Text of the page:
Is the part securely held down?
The machining characteristic of brass that one needs to keep in mind, is the tendency to work harden, release, work harden, release, over and over again.
Initially, the workhardened skin is created by the tool itself. So the material resists cutting, and then the next edge comes around and since the feed has advanced the position of the material, the cutting pressure is now much higher than it was, and the material skin gives way and the edge penetrates the work, but the chipload is much higher than planned for. The positive cutting rake of the endmill provides a wedge effect that lifts the work onto the rake face of the tool (inside the flute). This is called 'hogging in'.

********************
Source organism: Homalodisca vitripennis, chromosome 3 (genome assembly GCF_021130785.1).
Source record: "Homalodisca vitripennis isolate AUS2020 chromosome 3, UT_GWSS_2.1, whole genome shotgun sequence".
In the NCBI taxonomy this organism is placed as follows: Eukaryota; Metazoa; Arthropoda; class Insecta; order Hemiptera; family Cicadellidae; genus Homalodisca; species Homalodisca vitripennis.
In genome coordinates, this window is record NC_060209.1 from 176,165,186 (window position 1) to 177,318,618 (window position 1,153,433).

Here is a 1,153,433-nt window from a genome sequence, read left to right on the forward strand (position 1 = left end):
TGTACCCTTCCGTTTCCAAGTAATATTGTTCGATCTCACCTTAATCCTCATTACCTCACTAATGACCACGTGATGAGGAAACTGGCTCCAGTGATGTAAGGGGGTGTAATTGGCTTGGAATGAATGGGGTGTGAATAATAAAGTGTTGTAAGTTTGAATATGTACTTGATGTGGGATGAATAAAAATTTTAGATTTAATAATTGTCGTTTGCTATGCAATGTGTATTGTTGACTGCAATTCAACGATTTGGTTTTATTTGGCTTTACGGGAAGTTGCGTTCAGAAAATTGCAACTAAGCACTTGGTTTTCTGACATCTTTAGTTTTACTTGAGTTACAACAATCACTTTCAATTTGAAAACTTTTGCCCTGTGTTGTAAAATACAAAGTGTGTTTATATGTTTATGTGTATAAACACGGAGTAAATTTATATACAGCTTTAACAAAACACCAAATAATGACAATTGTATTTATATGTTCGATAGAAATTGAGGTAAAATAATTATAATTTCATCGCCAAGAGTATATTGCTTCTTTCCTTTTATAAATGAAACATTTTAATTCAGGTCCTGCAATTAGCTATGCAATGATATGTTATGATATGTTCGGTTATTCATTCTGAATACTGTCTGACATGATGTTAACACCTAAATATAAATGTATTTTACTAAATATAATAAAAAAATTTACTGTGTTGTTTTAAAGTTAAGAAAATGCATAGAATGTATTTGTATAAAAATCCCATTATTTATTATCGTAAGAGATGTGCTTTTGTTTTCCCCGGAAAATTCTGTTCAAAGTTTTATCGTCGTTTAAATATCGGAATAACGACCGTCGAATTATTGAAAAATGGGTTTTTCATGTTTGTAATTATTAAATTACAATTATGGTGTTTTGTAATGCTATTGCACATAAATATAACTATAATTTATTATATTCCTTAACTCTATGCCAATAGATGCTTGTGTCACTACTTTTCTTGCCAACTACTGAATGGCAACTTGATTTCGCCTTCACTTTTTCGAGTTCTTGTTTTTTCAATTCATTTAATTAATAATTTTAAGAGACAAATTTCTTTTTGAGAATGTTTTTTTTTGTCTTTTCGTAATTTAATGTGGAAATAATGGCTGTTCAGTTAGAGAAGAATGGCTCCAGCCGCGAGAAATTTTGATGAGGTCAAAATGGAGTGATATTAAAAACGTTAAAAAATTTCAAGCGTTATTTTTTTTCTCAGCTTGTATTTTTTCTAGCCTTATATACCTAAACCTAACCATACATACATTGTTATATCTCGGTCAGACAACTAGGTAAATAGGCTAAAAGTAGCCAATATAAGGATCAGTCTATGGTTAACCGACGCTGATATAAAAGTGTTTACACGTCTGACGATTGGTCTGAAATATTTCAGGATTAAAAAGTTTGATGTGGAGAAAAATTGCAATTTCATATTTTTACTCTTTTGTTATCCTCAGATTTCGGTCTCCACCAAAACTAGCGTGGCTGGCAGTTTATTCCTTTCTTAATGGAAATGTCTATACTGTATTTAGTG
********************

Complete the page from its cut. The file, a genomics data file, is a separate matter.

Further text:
This creates poor cutting results, especially on thin sections.
The surefire method to eliminate the hogging in problem is to use a straight flute tool, with absolutely no honed edge (ie, sharp, not brushed or overcoated). Typically, you can grind a little bit of the endmill, just inside the flutes, creating a flat facet that changes the geometry of the flute right at the super acute cutting tips. All you need is a tiny flat zone, that is radially oriented and parallel with the tool axis.
This same trick works wonders for drills when drilling brass.
You will also want to use a stub length flute on the tool, when working with a tiny diameter like that, to keep the tool stiff enough to consistently take a chip with every revolution.